News / Astronomy Articles

Newsletter May 2016

News from the SALT operations team   Check out what we were getting up to at SALT earlier this year: salt_newsletter_may2016

SN2016adj: Supernova in Centaurus A

Death of a star: Supernova in Centaurus A   A supernova, a star that just ended its life in an explosion, was discovered yesterday (Feb 8, 2016) in a nearby galaxy known as Centaurus A.  The galaxy is well known for its peculiar and prominent dust lane and for it hosting one of the closest […]

SAMS Project

SALT Array Management System Project   What does SAMS mean? SAMS is an acronym for the SALT Array Management System. It comprises a set of sensors mounted on the mirror segments connected to racks of electronics  feeding data to a Labview program that is designed to maintain the overall shape of the SALT mirror array once it has […]

QPOs with a pinch of SALT

QPOs with a pinch of SALT   What is accretion? The broadest description of accretion is this: Material falls onto an object. But of course, if that were the full story, throngs of astronomers would be jobless! Accretion occurs in a diverse variety of astrophysical objects, from the supermassive black holes at the centres of […]

Laser Frequency Comb

Laser Frequency Comb   HRS is the High Resolution Spectrograph used at SALT. It can observe faint objects with extremely high accuracy, and thus can be used for most, if not all, kinds of astronomical research. As for all astronomical instruments (and in fact for all scientific equipment!), there are many steps required to go […]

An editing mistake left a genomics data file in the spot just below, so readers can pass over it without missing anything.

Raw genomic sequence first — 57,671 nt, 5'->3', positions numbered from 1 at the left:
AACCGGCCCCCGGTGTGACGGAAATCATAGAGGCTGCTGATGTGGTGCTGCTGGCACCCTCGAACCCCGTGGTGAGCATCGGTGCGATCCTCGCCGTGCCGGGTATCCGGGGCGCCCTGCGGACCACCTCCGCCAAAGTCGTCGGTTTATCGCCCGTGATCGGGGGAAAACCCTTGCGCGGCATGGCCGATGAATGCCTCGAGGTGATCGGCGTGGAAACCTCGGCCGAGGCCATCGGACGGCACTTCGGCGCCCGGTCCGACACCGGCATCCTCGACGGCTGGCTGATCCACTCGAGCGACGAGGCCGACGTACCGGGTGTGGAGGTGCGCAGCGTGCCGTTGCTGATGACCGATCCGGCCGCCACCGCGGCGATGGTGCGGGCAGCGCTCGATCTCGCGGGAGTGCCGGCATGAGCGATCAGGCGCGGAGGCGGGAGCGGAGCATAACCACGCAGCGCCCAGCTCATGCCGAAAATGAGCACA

ESO474-G040: (not) The Eye of Sauron

ESO474-G040: Not “the Eye of Sauron”, but still a fascinating galaxy   “Two Russians, a Finn, and a Jew come into a bar” seems like the beginning of a joke. In fact, it is really “two South Africans, a Russian and an Israeli go into the SALT dome”, and this is not a joke. Observations […]

By Dr Marissa Kotze

Remote Observing with BVIT

Remote Observing with BVIT   Imagine getting an observation with a 10m class telescope done from anywhere in the world… It’s not as far-fetched as it may sound. Remote observing gives astronomers the opportunity to use telescopes without physically being near them. Such capabilities are readily available on a number of smaller telescopes around the world via an internet […]

Darragh O’Donoghue 1957-2015

Darragh O’Donoghue 1957-2015 In Memorium Darragh O’Donoghue was a truly remarkable man and an extremely talented scientist. He contributed enormously to astronomy, South Africa and, most profoundly, to the lives of his many colleagues and friends around the world. In 1977 he came to Cape Town, from Durban where he had studied physics as an […]

Brown Dwarfs

Searching for Brown Dwarfs   Stars are massive bodies – the sun, which is a middle of the road dwarf star, has a mass of 2 billion billion billion tons. The crushing weight of all that material leads to enormous pressures and temperatures at the centres of stars – extreme enough to cause nuclear reactions, […]

Barium Central Stars

Barium Central Stars   At the heart of all planetary nebulae is a star hot enough to ionise the gaseous envelope that we see, usually a white dwarf. Curiously, some planetary nebulae only show nuclei that are cool giant or sub-giant stars at optical wavelengths. These stars are too cool to ionise the nebula. So […]